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Published: Saturday, 7/19/2008

Worldview is critical, but often misunderstood, professor says

BLADE RELIGION EDITOR

What is your worldview, and does it really matter?

Del Tackett believes that everyone has a worldview, whether they realize it or not.

And yes, he said, it matters greatly, because a person s worldview will affect everything he or she thinks or does.

A personal worldview is a combination of all you believe to be true, and what you believe becomes the driving force behind every emotion, decision, and action, he said.

Mr. Tackett, a White House staffer during President George H.W. Bush s second term in office, left Washington in order to found a seminary, New Geneva Theological Seminary in Colorado Springs, that promotes a biblical worldview.

In an interview this week, Mr. Tackett said he developed more than 300 hours worth of curriculum studies on the topic and then, in order to reach the masses, pared it down to 12 one-hour lessons.

Those lessons have been packaged in The Truth Project, a curriculum designed for small-group studies where participants watch one lesson at a time and then discuss key points.

The Truth Project has been strongly endorsed by James Dobson, founder and chairman of Focus on the Family, where Mr. Tackett is a vice president, and by evangelist and author Ravi Zacharias, among others.

Mr. Tackett also has been teaching at regional conferences, which are designed to equip people to host the small-group meetings, and on Sept. 27 he will teach a one-day conference that, for the first time, will be broadcast live by satellite. An estimated 50,000 people are expected to participate nationwide.

Mr. Tackett, who has a doctorate from Colorado Technical University, said that while in Washington he began reading the writings of America s Founding Fathers.

It was a revelation to him and led him on the first steps of a 15-year journey that became The Truth Project.

I began to realize that the early Fathers looked at life through a perspective that was comprehensive. It was all-encompassing. And to some extent, that was foreign to me, he said.

I began to realize that a lot of people had this comprehensive biblical worldview. They weren t perfect, but that s how they viewed all of life. And it struck me that this was the fundamental problem we had today: The body of Christ was very anemic. Somewhere in the last 100 years or so people had begun to compartmentalize their Christianity.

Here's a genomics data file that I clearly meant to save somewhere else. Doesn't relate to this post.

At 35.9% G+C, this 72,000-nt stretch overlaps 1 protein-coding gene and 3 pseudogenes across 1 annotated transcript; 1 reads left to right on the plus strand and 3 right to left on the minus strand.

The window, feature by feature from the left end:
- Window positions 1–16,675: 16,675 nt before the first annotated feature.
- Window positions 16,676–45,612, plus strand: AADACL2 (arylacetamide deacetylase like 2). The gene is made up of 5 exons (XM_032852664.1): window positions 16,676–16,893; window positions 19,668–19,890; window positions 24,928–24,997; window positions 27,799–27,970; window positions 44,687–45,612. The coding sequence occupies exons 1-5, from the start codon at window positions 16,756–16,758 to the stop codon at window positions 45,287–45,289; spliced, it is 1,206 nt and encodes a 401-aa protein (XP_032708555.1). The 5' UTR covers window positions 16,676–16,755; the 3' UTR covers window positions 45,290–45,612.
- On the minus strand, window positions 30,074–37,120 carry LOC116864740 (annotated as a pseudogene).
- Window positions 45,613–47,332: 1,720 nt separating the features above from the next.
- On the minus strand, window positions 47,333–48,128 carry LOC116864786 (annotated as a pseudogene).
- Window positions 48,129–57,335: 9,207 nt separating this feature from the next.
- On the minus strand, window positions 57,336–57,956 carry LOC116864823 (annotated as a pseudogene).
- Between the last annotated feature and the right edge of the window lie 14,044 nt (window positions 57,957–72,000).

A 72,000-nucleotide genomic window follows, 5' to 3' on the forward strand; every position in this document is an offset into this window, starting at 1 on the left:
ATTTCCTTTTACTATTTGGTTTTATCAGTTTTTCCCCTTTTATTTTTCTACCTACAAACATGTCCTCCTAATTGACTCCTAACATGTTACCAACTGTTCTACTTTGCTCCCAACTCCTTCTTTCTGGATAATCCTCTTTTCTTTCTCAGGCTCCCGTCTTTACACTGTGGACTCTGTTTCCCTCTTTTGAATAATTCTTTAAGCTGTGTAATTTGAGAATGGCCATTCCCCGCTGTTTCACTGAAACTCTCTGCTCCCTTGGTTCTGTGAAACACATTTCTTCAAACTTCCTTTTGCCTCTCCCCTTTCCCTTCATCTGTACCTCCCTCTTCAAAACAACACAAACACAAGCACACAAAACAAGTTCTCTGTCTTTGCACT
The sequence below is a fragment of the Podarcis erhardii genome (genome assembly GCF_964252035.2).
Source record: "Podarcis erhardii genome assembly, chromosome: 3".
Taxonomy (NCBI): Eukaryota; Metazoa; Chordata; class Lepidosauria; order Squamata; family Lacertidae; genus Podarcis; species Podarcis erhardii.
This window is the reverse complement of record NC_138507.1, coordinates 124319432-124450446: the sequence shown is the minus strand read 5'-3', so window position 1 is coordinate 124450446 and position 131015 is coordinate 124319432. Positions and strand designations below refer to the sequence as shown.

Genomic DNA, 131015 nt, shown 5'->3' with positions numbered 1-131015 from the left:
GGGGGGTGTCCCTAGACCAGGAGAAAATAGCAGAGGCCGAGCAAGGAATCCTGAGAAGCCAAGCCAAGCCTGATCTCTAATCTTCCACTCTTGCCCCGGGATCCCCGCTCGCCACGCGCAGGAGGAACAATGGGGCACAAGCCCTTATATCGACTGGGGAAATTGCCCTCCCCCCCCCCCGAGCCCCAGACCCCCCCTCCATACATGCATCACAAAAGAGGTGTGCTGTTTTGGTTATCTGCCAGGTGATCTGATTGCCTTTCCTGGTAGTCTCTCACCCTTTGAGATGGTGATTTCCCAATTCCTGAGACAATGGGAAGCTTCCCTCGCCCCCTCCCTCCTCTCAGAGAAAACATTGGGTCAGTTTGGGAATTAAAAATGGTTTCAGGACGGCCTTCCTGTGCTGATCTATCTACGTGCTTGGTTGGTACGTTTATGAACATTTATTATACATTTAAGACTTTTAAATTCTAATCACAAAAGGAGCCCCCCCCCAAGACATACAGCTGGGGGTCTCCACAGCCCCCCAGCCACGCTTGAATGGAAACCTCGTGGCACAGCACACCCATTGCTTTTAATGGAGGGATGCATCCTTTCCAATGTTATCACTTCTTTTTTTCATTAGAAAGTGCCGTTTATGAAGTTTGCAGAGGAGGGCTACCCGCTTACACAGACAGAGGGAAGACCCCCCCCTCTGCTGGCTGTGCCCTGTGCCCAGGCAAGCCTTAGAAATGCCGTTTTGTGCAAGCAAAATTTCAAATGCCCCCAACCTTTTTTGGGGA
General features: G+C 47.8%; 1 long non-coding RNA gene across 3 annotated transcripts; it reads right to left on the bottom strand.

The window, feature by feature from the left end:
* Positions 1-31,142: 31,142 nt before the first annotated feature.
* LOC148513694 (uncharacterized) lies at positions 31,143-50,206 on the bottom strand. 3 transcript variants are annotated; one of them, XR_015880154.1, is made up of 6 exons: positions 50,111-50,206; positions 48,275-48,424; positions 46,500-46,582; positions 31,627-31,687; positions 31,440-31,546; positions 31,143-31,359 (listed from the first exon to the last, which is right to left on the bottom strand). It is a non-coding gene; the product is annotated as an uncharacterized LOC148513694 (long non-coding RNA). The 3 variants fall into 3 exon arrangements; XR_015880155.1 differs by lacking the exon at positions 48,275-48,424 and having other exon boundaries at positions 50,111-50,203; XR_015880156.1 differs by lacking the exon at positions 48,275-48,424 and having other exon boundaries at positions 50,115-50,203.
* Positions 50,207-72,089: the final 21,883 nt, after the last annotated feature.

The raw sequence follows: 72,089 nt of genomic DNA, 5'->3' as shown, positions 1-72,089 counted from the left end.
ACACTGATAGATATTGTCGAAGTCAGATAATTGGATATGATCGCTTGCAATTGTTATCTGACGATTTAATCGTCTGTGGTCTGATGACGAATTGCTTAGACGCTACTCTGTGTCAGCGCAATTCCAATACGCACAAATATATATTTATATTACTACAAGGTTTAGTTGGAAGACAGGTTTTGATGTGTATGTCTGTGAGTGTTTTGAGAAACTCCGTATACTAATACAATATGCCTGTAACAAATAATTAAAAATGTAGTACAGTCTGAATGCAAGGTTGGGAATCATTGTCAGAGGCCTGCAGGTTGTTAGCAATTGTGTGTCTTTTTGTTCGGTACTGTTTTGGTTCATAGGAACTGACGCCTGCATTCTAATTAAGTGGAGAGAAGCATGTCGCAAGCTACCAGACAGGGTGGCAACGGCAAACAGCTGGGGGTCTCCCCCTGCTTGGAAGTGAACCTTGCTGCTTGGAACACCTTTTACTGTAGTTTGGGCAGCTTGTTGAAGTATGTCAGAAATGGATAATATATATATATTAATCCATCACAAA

He pointed to a recent Barna Group survey that said 9 percent of professing Christians have a biblical worldview, which meant that the vast majority of American Christians were living no differently than non-Christians.

He came up with the extensive material for seminary studies, then with the encouragement of Focus on the Family extracted the key concepts for The Truth Project and its 12 video lessons.

I was convinced that to really achieve the kind of change in people I wanted to see happen, it needed to be done in small groups where people have the opportunity to be confronted with it, and then have the time to process it, and then have the opportunity to express their thoughts and feelings and talk about it, Mr. Tackett said.

And it had to be in the framework of an environment where someone was encouraging them, praying for them. I had learned over the years that some of these things are very confrontational, internally. When you learn about the reality of who God is, if my life is 180 degrees out of phase with that, then we have a tendancy to want to run away like Jonah.

In slightly more than two years since the video course was released, he said his best estimate is that 500,000 people have gone through the small-group training. Another 18,000 have been trained in regional seminars.

The curriculum is now being translated into Spanish, French, and Arabic, he added.

I m convinced the issue primarily is a cosmic issue the battle between truth and lie, Mr. Tackett said.

He said the very word worldview, which is a relatively new entry in the dictionary and comes from the German word weltanschauung, is often poorly defined because there are three different types of worldviews.

Formal worldviews, which are taught in systematic theology, involve the broad concepts such as Buddhism, Marxism, Christianity, he said.

Then there is are personal worldviews, which he defined as the set of truth claims that come from a formal worldview and also from parents, teachers, and the onslaught of the media bombarding us with all kinds of notions.

A third type of worldview is the one that people profess, he said, and it is often different than the one they believe.

It s very easy for us to go to church and do our God talk and get into our little fellowship groups because we want to be accepted, so we say things but we don t really believe them because we act totally different, he said.

He said hopes The Truth Project will help people develop a biblical worldview that is consistent on all three levels.

More information on The Truth Project and the Sept. 27 simulcast conference is available online at www.thetruthproject.org or by calling Focus on the Family at

1-800-232-6459.

David Yonke



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